I definitely recommend at least one same-day review after your first encounter with the card. It’s really important to help it stick.

      • Really? When I see a new card it pushes it to the next day o_o how would I change that setting?? Sounds like I have it wrong indeed

        • It’s a setting available under Deck Options -> New Cards, called “Steps (in minutes)”. (the setting is per Options Group, so changing it for one of your decks may not change it for others)

          My current setting is “1 10”. I’m unsure if this is the default for the program, or just the default for the JALUP decks, but it’s been like that for as long as I’ve used Anki.

          • That was the problem; I can already see that this is going to be a lot more helpful haha. Not sure how my setting got changed. Thanks!

    • I’m glad the article is still helpful!

      Don’t be too overly strict on yourself, as it can impede moving forward at a pleasant speed.

      And yes, try changing it to the way Matt suggested. I believe this is the Anki default.

  9. OK, random Anki problem fix, in case anybody else runs into this same issue: I kept getting cards with multiple new undefined words, and it was driving me crazy. (I’m in the JALUP intermediate 1000.) My deck was properly sorted (by date created), so what’s the problem? Finally today I notice that in the *deck-specific* settings there’s a setting for “new cards” that was set to “random order” instead of “order added.” Once I changed that, everything became SO MUCH easier and faster. No idea how it got set to random, but man am I glad it’s fixed now.

    • Thanks for listing that here. I’ve heard of some people having that setting for some reason in their Anki and having the same issue so this definitely helps.

  10. Here is the secret to anki. Stop relying on it to get self-satisfaction. In other words, stop using it so much. Why? I’ve been using anki for several years now. I was doing 3 to 4 hours a day in the beginning, but now I touch anki around 30 mins a day tops. Treating anki like it’s the holy grail of language learning is the hidden killer I think every SRS flashcard user should come to realize. I bet the leitner box system fairs just as good as anki. The only thing I really rely on anki to do for me now is be a scheduler for reviewing conceptual stuff, immutable stuff(things that don’t change in the foreseeable future) and “high level” exercises. Do you really want to be fluent in a language quickly? Start speaking it with a native speaker. Not just any native speaker, but one that will be honest with you and correct you with any and all errors. Anki doesn’t admonish you for errors so you don’t have that fear of making a mistake. In real life that fear faces you everytime you open your mouth. That fear can be several things like embarrassment, inferior/superior complex, etc. The secret to overcoming these superficial things is get off your high horse and get humble. Move to that country if that’s what it takes. Anki only gives you 1 context of something. That’s why you can’t even hold a conversation with a native speaker even after several months, and thousands of cards of anki. You have no context and 1 link for your brain to rely on. Dialogue is creative and stems out of your thoughts and interests, so by conversation with people your brain will automagically start build a network of information. When they start talking back, which anki can’t do(yet), then you get ‘red’ faced and look like a dumbass. When you remove the fear from responding and open your mouth is when real learning happens. Yes the simple old adage remains true to language learning too, no pain no gain. So am I suggesting you get rid of anki altogether? Of course not, I still use it everyday. But keep it in it’s place: it’s just one tool in your tool bag(that’s full of tools right?). Here are some of things I do with anki that may or may not fit your needs:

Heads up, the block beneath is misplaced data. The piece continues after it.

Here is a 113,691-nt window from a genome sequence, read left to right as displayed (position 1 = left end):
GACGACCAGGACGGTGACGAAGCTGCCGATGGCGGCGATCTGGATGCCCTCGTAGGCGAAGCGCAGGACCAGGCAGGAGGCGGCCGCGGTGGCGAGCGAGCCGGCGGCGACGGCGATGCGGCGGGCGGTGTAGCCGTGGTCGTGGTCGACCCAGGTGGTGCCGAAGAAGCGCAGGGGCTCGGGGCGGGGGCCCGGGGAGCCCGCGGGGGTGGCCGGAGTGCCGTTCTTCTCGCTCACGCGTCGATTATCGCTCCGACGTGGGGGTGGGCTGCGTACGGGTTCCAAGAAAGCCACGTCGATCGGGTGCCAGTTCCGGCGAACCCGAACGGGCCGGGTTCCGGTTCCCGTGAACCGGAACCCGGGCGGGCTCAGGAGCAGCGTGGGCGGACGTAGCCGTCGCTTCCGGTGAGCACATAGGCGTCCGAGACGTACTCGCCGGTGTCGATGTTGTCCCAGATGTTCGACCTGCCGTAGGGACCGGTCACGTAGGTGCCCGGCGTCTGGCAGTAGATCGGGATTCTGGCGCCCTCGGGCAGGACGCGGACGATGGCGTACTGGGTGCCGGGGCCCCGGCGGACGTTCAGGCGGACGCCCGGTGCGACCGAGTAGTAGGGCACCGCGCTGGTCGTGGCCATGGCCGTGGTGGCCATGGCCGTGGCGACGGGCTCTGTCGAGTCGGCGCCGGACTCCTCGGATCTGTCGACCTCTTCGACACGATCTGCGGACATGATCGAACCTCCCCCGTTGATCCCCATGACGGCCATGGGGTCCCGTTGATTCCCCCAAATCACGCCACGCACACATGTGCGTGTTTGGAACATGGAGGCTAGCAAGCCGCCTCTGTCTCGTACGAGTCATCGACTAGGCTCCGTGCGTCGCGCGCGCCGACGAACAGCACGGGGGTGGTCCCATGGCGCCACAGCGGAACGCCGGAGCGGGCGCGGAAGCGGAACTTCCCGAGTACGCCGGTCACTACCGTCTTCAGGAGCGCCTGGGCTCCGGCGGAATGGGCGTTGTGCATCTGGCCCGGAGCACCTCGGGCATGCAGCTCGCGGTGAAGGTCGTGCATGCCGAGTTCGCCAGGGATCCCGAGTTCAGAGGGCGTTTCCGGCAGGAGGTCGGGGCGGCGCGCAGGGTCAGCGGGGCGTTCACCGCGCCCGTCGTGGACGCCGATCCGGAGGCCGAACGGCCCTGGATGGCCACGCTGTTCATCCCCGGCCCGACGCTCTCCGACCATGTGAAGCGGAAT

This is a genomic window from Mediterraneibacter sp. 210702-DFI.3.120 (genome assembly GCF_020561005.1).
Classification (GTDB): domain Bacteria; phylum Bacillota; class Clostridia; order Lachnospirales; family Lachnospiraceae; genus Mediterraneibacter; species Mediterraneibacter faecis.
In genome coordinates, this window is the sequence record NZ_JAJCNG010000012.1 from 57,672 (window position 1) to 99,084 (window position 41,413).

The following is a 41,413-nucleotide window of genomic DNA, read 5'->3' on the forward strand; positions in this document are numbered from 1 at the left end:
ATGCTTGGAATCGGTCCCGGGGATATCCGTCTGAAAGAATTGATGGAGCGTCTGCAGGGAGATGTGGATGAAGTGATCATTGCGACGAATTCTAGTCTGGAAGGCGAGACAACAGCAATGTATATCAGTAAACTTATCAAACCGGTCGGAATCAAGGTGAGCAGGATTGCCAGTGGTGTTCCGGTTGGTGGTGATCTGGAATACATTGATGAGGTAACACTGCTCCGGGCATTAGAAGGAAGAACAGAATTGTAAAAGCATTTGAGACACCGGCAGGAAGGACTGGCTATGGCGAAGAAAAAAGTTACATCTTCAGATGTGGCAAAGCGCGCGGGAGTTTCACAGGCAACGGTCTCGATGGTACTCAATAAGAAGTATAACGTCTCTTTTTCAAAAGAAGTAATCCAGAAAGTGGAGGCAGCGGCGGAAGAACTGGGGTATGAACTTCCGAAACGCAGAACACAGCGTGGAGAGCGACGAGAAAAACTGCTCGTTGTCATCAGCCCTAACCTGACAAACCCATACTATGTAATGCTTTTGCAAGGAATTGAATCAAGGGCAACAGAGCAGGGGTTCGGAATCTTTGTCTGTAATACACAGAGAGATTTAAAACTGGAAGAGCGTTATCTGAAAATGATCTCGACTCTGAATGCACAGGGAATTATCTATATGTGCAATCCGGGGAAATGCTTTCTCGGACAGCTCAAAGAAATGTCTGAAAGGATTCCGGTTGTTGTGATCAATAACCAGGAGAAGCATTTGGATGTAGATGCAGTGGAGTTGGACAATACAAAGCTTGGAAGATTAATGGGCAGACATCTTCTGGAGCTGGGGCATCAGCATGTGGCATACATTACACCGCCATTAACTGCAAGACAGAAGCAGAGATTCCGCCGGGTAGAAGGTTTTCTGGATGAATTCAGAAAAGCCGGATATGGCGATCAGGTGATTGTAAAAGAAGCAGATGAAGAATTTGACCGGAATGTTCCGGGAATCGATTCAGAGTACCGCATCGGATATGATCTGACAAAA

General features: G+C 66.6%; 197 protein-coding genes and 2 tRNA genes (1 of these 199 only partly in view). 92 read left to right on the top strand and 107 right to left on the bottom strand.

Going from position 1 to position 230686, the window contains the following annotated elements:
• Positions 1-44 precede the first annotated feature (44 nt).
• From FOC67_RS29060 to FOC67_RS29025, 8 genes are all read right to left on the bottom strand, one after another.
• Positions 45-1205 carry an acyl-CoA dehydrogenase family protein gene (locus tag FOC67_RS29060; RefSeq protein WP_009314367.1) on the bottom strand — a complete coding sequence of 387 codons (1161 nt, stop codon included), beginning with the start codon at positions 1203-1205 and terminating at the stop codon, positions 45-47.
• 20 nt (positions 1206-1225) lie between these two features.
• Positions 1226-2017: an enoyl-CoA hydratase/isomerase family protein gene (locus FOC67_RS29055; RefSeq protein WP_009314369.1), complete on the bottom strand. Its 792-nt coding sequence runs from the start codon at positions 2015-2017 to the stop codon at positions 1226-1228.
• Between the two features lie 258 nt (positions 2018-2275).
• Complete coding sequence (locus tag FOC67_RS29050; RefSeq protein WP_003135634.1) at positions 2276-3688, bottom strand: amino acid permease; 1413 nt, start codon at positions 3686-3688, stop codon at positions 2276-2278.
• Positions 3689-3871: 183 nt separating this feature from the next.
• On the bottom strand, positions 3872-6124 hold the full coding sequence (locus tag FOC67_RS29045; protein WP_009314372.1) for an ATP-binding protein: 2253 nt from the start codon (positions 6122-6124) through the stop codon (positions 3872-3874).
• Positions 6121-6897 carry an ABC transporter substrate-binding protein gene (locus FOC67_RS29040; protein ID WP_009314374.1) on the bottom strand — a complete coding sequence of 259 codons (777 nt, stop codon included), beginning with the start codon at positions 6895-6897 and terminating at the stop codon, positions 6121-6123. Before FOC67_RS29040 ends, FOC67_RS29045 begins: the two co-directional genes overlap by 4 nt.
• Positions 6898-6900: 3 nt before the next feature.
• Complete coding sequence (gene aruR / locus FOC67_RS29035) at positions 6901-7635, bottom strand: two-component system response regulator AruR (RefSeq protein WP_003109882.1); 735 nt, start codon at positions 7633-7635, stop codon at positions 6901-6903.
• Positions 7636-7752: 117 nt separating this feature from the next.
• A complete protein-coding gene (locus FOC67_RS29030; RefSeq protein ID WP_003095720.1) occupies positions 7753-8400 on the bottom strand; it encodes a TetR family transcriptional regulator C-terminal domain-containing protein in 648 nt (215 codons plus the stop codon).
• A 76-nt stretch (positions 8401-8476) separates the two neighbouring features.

1) I often edit cards when I learn new information. eg. front:How are you? (response) back: I’m doing fine. How about you? (add new response: How’s your day?)

    2) Create cards centered around a concept or word, this is to build more links. A template for this is utilizing Tim Ferris’s method(google Tim Ferriss red apple)

    3) Build cards from material that you know you will be reviewing in the near future. eg. school lectures.

    4) Don’t let anki be the thing that keeps you from doing the more critical and hard things like TALKING TO SOMEONE.

    Keep it simple. Use other tools like duolingo, memrise. Have fun with the language(A tale tale sign is when you’re burned out and want to give up-you are not having fun with it). Some ways to have fun are to get together with a friend/co-worker whose interested in the language as you are and commit to speaking with them everyday. Watch your favorite movies w/subtitles. Listen to some music or podcast in a genre you like in that language. In everything you do make it a life long commitment, otherwise, what are you doing it for?

    • I agree that it isn’t the end all of Japanese learning. Which is why it starts off playing a big role, and then slowly fades over time. Immersion is what takes its place, and in a big way.

  11. This’ll sound silly, but just reading “Anki works better when it’s used faster” made a massive difference for me! I was reading the article because I was doing Kanji Kingdom and I wanted to remind myself of the kind of grading standards you held yourself to, and I switched back to Anki and just fired through both it and my Jalup Beginner stuff for the day far quicker than I usually would. It was a lot more engaging and I feel that it helped to eliminate English creeping into my mind during the latter deck. I think going far too slowly was contributing to my kanji fatigue.

    • Not silly at all. It’s hard to know till you try it, and once people try to go through quicker, they often feel significantly better about using Anki. I’m happy to hear it worked for you!

Leave a Reply

Your email address will not be published. Required fields are marked *